The Scorpion King [DVD]
Director : Chuck Russell
Screenplay : Stephen Sommers and David Hayter and Will Osborne (story by Stephen Sommers and Jonathan Hales)
MPAA Rating : PG-13
Year of Release : 2002
Stars : The Rock (Mathayus), Steven Brand (Memnon), Kelly Hu (Cassandra), Michael Clarke Duncan (Balthazar), Grant Heslov (Arpid), Peter Facinelli (Takmet), Ralph Moeller (Thorak)
One of the most important rules of the modern movie marketplace is that, to be truly successful, a movie must be able to continue life in sequels and spin-offs. Stephen Sommers' The Mummy (1999), a very loose action-adventure remake of the 1932 Boris Karloff classic, has proved to be exactly that, having spun off a sequel, 2001's The Mummy Returns, which grossed more than its predecessor and also created the character of the Scorpion King, played by wrestling superstar The Rock. Although the Scorpion King was on-screen for all of 10 minutes in The Mummy Returns, the producers knew a potential spin-off when they saw one, and so The Scorpion King went into production. Thus, we now have a prequel to the sequel of a remake.
The Rock (née Dwayne Johnson) returns as the titular character, although here he is cast as a hero, rather than a villain. Taking place in ancient Biblical times, apparently before Sodom and Gomorrah were destroyed by heaven-sent fire, The Scorpion King tells of how the character gained that title. Known throughout the film as Mathayus, he is a barbaric warrior and assassin, one of the last of his tribe of Arkadians. He is hired by the leader of another tribe to kill a sorcerer who is aiding Memnon (Steven Brand), a ruthless warrior-king who is trying to rule the entire ancient world. Mathayus discovers that the sorcerer is actually a hottie sorceress named Cassandra (Kelly Hu) who has been an unwilling captive of Memnon's.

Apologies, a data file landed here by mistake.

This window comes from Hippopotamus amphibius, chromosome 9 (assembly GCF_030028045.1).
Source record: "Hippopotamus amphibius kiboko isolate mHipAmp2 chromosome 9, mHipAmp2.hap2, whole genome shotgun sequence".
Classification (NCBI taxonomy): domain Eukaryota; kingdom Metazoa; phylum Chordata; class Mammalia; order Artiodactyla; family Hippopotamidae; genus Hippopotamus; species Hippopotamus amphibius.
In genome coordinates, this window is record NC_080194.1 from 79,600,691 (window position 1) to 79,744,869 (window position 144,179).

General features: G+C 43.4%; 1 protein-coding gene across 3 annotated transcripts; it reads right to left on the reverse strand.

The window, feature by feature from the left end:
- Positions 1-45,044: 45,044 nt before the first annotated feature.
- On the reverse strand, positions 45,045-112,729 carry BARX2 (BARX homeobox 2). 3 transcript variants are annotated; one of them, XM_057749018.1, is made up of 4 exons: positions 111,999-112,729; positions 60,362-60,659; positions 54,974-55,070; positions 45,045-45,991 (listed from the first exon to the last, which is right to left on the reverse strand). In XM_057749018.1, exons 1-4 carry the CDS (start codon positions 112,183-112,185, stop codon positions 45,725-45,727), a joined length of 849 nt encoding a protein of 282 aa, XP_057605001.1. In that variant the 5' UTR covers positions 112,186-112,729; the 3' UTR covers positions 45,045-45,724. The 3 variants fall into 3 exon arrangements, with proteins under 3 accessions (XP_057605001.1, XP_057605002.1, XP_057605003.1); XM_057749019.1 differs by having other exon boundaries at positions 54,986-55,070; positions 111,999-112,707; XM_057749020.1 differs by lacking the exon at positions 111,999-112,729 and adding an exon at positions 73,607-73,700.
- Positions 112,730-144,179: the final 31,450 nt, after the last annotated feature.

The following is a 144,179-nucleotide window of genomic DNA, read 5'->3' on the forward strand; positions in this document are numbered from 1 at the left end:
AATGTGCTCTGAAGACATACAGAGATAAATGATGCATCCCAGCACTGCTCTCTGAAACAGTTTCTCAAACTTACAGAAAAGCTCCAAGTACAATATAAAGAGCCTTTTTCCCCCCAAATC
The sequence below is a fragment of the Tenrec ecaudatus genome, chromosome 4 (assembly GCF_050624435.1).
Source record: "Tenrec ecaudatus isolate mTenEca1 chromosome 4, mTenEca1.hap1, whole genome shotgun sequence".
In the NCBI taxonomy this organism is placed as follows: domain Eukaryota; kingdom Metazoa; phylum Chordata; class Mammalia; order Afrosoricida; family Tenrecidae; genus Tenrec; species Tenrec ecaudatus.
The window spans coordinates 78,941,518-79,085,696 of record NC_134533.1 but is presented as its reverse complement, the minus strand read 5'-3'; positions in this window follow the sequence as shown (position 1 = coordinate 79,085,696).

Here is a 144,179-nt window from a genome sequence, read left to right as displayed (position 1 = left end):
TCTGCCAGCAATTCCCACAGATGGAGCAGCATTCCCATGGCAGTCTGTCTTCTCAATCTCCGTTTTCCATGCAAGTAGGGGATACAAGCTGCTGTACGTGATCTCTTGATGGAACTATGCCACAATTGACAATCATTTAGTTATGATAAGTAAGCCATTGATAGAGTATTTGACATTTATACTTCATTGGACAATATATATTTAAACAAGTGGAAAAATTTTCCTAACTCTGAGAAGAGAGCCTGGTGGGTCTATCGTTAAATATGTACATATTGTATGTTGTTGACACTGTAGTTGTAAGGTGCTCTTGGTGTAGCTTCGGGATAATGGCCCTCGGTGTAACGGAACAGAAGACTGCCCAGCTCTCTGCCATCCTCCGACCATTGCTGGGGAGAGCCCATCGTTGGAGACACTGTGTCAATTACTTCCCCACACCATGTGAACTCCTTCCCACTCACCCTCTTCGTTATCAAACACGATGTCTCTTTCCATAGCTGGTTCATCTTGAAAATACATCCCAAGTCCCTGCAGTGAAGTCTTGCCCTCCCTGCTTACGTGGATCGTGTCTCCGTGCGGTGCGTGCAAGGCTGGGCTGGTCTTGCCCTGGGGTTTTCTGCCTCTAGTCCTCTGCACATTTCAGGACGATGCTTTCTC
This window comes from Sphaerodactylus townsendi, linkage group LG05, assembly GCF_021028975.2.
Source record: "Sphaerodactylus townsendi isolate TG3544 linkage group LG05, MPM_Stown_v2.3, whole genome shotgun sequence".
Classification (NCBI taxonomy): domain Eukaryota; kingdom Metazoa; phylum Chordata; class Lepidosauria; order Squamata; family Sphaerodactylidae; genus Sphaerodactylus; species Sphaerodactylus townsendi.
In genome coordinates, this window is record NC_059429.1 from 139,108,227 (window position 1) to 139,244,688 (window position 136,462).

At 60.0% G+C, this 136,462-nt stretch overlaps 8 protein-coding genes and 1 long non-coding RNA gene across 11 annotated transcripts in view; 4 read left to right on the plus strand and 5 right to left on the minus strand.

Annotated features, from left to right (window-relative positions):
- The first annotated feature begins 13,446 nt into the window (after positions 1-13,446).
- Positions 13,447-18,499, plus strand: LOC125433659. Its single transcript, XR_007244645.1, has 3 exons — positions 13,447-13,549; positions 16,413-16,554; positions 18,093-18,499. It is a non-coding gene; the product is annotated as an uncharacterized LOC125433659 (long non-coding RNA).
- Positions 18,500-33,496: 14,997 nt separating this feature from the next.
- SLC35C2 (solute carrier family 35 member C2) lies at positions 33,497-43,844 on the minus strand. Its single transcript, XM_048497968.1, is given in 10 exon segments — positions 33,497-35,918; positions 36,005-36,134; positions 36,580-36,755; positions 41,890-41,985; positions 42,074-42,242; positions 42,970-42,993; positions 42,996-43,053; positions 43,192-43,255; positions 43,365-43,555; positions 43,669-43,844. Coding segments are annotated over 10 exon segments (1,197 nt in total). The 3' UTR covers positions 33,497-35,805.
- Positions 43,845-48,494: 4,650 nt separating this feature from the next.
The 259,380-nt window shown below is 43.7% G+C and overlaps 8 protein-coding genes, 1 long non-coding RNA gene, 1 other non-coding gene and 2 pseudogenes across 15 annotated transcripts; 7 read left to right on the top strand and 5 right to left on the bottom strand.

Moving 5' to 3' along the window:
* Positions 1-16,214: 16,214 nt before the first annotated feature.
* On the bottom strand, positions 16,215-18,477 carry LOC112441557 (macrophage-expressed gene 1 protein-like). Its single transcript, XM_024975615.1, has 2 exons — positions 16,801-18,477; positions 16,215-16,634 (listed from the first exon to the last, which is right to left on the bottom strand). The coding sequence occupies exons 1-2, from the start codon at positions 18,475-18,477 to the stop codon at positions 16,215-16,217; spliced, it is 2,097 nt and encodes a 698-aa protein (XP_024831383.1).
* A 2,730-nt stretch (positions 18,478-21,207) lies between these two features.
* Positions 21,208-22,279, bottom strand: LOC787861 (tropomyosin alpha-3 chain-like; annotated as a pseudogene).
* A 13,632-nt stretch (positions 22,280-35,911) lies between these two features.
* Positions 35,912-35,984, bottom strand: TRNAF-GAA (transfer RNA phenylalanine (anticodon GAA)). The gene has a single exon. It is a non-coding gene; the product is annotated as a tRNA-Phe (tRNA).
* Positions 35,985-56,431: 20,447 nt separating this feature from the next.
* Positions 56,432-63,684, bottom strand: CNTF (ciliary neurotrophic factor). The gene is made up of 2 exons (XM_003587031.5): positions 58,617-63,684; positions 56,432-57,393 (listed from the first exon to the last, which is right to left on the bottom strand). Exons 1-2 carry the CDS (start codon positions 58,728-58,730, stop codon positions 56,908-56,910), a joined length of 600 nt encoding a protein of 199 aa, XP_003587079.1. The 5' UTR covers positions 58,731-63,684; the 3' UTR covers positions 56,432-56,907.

Mathayus, whose best friend is a devoted camel, picks up some allies along the way, starting with Arpid (Grant Heslov), a savvy weakling of a horse thief whose name might as well be "Comic Relief." Mathayus also eventually teams up with Balthazar (Michael Clarke Duncan, the gentle giant of The Green Mile), a Nubian warrior-king who oversees a desert oasis filled with beautiful women warriors.
The Scorpion King is short and to the point--it doesn't waste much time with character backgrounds or even much in the way of narrative establishment save a brief, computer-generated map with voice-over narration. The movie has you slightly off-kilter from the opening shots, which give you snowy mountains instead of the expected sandy dunes and shows us a gruff character walking into close-up in the foreground, only to have him go down two seconds later when a weapon of some sort is hurled into his skull. The screenplay by Stephen Sommers (who wrote and directed both Mummy films), David Hayter (X-Men), and Will Osborne (Twins) is a blunt tool, showing little interest in anything besides getting to the next action sequence, which is never too soon. There are flashes of genuine humor here and there, even though the movie proves somewhat schizophrenic, seemingly aware of its genuinely campy nature yet reticent about fully engaging in it.